About the Exhibition
Living through a global pandemic changed the world forever in many ways. One positive outcome was that we all united with a sense of hope for better days ahead.
Evelyn De Morgan was born during the Crimean War (1853-56), at a time when life in Victorian Britain was both full of the spirit of progress but dogged by short-lived military conflicts. She also lived through the Boer Wars and First World War.
The outbreak of the First World War, which brought daily reports from the frontline and the huge death toll, deeply affected De Morgan. Possessing a strong belief that art should have a moral purpose, De Morgan fashioned an artistic response to war using a deliberate synthesis of academic style, symbol and allegory to convey pacifist meanings and values. Her artwork became cathartic, allowing her a platform to present her profound fears and her hope that better days would come. These paintings resonate deeply with our own experience of living through a global crisis.
Evelyn hoped her art would act as pacifist propaganda, but also used it to help practically towards the war effort, by holding an exhibition at her studio in London in 1916 to raise funds for the Red Cross.
Lux in Tenebris (1895) is typical of Evelyn’s depiction of peace as an ethereal female figure in loose, classical drapery. She never depicted the horrors of fighting directly, rather used her pictures as a metaphor of hope and salvation in a world of conflict.
Preparatory study for Our Lady of Peace (1902). The innocence of the putti gazing skyward at Our Lady of Peace in the final painting, represents the innocence of those called up to fight. Evelyn captured the naivety and purity exactly in her delicate sketches of child models which she made in preparation for her final canvas.
Caption: The Red Cross (1914). In a billowing, blood-red cloak, Christ floats over a field of the slain, supported by a band of angels, to take away the sins of killers and to watch over the souls of the departed as they ascend to heaven.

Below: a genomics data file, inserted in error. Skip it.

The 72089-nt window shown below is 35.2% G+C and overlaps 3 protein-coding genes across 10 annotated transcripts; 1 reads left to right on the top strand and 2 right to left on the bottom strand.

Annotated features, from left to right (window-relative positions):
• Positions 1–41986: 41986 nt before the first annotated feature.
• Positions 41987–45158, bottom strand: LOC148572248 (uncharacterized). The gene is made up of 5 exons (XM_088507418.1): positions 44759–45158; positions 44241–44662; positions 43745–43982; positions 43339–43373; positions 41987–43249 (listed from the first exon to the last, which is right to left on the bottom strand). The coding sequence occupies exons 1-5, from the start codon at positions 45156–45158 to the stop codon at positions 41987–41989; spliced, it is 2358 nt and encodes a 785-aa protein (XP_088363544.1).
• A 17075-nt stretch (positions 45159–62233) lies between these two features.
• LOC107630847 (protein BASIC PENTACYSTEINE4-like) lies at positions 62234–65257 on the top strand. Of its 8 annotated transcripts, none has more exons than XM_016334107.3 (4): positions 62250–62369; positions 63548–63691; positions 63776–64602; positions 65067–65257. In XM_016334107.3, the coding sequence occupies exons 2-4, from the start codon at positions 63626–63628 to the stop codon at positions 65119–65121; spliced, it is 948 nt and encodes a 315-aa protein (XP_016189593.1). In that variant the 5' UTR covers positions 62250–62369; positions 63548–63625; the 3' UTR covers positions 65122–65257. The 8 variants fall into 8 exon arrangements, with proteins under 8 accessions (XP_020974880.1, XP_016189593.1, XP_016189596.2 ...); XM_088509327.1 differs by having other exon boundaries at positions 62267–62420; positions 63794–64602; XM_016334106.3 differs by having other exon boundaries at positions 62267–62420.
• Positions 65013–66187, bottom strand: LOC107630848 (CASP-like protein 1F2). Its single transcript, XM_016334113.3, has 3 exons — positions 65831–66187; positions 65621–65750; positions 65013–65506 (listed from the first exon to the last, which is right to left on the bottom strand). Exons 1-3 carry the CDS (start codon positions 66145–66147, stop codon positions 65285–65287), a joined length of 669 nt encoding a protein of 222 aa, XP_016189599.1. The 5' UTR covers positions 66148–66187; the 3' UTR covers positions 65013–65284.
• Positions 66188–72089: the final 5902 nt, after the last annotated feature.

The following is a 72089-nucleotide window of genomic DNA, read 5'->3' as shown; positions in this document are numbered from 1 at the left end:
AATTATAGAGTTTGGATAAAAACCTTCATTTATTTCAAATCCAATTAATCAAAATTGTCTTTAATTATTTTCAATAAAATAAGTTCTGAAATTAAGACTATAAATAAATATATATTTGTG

The result of this exhibition was a body of work which not only acts as a powerful expression of the effects of conflict upon De Morgan and fellow Britons, but can also be understood as a universal statement about the anxiety, grief and ultimately hope that accompany any war.
The prismatic pictures filled De Morgan’s 1916 exhibition with rainbows, much like our homes, shops, and hospitals were emblazoned with this universal symbol of hope during the Coronavirus pandemic.
Our Lady of Peace (1907). The anguish and hope of the nation are embodied in the young soldier kneeling in prayer to the classically draped figure of peace. It is unclear whether he is on his way to battle, begging for his safe return and the return to peace, or whether the painting is a premonition of him giving thanks once the war is over.
Visit the Exhibition
“Evelyn De Morgan: Pre-Raphaelite Artist of Hope” will be on display at Towneley Hall, Burnley as soon as we can when the Covid-19 regulations allow. Alongside information about Evelyn De Morgan and her artworks prepared by curators and art historians will be the stories of local people who have clung to hope through the pandemic. De Morgan has teamed up with the following organisations to develop this exhibition, which we hope will be something for you to look forward to this year.
- Lancashire County Council and a group of Syrian refugees
- Child Action North West, a charity supporting young carers
- Nurses from Royal Blackburn Hospital
- Burnley High School
- Blind Veterans UK
If you can’t visit in person, this page will become an online exhibition with video, audio, and photographic content from De Morgan and its partners enabling you to visit online.
We look forward to welcoming you.
We rely on your generous support to care for and display this wonderful collection